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Minister of Foreign Affairs, Dr Rupel, presenting the priorities of the Slovenian EU Council Presidency before the North Atlantic Council

Dimitrij Rupel, Minister of Foreign Affairs, and Jaap de Hoop Scheffer, NATO Secretary General

Minister of Foreign Affairs, Dr Dimitrij Rupel, at the regular session of the North Atlantic Council, today presented the priorities of the Slovenian Presidency of  the Council of the European Union with special emphasis on the fields of common foreign and security policy and the common security and defence policy.

Dr Rupel opened by expressing his pleasure at having the opportunity to present the priorities of Slovenia's EU Presidency to the North Atlantic Council, and his belief that this would give new impetus to the fruitful relations between the EU and NATO. He went on to outline five key priorities of the Slovenian Presidency: the future of Europe and the timely entry into force of the Lisbon Treaty, the economic, social and environmental scope of the Lisbon strategy, moving forward in addressing energy and climate change issues, enlargement (the European perspective for the Western Balkans), and intercultural dialogue.

“The adoption of the Lisbon Treaty has given the EU the tools for greater efficiency and democratic functioning,” said Dr Rupel, adding that the Treaty established an institutional basis for continuation of the EU enlargement process. According to the Minister, the Slovenian Presidency will strive for further progress in the accession negotiations with Croatia and Turkey, and its efforts will target the Western Balkans, too. “In addition to enlargement, we will strive to further strengthen the European Neighbourhood Policy within a single, unified and coherent policy framework, based on the principle of differentiation and individual approaches to European Neighbourhood partners,” he added.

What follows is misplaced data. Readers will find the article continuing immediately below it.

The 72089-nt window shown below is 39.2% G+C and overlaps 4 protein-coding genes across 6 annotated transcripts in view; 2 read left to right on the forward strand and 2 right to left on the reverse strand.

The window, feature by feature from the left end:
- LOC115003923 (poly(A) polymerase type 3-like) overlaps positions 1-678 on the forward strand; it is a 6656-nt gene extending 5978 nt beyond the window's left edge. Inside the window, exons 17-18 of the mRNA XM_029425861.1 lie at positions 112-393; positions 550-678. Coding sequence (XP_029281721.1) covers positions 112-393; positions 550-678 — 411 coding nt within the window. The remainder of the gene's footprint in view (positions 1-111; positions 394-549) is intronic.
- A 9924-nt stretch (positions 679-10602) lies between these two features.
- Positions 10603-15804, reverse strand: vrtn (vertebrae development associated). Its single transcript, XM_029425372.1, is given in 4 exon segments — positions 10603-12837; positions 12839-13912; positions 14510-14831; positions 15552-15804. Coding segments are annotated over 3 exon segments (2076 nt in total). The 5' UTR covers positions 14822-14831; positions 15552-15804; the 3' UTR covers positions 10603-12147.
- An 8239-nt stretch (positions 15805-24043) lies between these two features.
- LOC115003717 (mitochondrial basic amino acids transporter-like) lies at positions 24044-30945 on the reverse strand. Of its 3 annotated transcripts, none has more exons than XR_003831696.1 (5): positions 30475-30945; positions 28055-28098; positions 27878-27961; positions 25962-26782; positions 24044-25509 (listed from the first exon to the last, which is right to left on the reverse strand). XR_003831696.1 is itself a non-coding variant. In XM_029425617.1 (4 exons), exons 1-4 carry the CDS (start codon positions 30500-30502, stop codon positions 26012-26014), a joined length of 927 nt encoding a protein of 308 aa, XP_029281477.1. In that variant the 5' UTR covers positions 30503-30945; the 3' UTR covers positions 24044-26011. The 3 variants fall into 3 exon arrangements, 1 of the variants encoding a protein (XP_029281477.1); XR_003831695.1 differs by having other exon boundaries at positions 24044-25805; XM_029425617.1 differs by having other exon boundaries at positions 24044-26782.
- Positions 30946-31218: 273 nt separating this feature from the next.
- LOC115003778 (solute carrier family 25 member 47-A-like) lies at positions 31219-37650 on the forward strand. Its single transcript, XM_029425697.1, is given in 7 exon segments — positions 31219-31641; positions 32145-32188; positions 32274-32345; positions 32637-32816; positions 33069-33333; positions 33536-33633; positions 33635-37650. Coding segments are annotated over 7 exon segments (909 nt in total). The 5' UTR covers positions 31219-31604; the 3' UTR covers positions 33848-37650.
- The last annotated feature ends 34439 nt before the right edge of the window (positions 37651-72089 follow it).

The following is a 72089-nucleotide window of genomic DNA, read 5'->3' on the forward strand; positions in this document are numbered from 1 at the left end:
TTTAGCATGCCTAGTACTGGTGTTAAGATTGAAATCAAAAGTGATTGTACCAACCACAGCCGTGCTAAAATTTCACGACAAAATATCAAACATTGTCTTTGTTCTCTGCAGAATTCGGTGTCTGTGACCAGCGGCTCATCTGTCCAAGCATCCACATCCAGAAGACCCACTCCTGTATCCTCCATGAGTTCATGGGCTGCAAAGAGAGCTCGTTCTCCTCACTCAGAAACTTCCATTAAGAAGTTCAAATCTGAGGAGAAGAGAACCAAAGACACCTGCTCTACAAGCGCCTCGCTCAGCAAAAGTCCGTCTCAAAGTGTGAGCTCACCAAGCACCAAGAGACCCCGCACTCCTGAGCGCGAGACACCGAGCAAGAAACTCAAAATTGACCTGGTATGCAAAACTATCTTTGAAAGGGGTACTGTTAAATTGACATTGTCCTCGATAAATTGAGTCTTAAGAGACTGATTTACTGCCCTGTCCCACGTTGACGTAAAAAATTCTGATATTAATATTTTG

On climate change and energy policy, Dr Rupel said that the measures in this field were among the key priorities for both the EU and the broader international community. “The outstanding problems associated with the consequences of climate change have wider environmental, economic and social implications and should not be underestimated,” he warned.

Dr Rupel also said that Slovenia will make every effort to help promote intercultural dialogue within the EU and its surroundings, underlining that “conditions for world peace and for finding answers to the major security threats faced by the modern world cannot be created in the absence of intercultural dialogue.”

As one of the major challenges of Slovenia's presidency, the Minister highlighted Kosovo, underlining that Kosovo would be also a litmus test for Europe's common foreign and security policy. He stressed the great importance of the ESDP mission to Kosovo and advocated a regional approach to the Western Balkans, “The issue of Kosovo cannot be solved in isolation. We also need to take account of Serbia, which must become more oriented towards Europe.” In this connection, he added that Slovenia and other partners wished to send the region a positive message, “a message of a real and clear future in the EU and NATO for all countries in the region.”


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Date: 25.01.2008